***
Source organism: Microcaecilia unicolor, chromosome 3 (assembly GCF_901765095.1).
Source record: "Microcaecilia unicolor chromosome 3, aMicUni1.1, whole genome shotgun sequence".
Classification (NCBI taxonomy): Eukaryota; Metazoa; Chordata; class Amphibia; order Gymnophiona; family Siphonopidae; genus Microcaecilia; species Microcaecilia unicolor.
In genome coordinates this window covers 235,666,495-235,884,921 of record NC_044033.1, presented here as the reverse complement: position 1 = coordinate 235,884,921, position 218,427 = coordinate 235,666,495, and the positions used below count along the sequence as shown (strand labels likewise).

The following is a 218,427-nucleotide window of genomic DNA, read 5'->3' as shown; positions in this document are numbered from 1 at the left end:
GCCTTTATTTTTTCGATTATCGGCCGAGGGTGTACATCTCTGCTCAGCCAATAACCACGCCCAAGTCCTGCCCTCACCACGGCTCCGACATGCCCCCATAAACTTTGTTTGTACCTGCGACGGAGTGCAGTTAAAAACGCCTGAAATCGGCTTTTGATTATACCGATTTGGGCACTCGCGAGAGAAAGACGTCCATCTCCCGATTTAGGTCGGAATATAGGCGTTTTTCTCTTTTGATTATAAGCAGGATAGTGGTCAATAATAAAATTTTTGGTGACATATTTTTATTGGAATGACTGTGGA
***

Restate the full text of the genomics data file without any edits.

Source organism: Microcaecilia unicolor, chromosome 3 (assembly GCF_901765095.1).
Source record: "Microcaecilia unicolor chromosome 3, aMicUni1.1, whole genome shotgun sequence".
Classification (NCBI taxonomy): Eukaryota; Metazoa; Chordata; class Amphibia; order Gymnophiona; family Siphonopidae; genus Microcaecilia; species Microcaecilia unicolor.
In genome coordinates this window covers 235,666,495-235,884,921 of record NC_044033.1, presented here as the reverse complement: position 1 = coordinate 235,884,921, position 218,427 = coordinate 235,666,495, and the positions used below count along the sequence as shown (strand labels likewise).

The following is a 218,427-nucleotide window of genomic DNA, read 5'->3' as shown; positions in this document are numbered from 1 at the left end:
GCCTTTATTTTTTCGATTATCGGCCGAGGGTGTACATCTCTGCTCAGCCAATAACCACGCCCAAGTCCTGCCCTCACCACGGCTCCGACATGCCCCCATAAACTTTGTTTGTACCTGCGACGGAGTGCAGTTAAAAACGCCTGAAATCGGCTTTTGATTATACCGATTTGGGCACTCGCGAGAGAAAGACGTCCATCTCCCGATTTAGGTCGGAATATAGGCGTTTTTCTCTTTTGATTATAAGCAGGATAGTGGTCAATAATAAAATTTTTGGTGACATATTTTTATTGGAATGACTGTGGA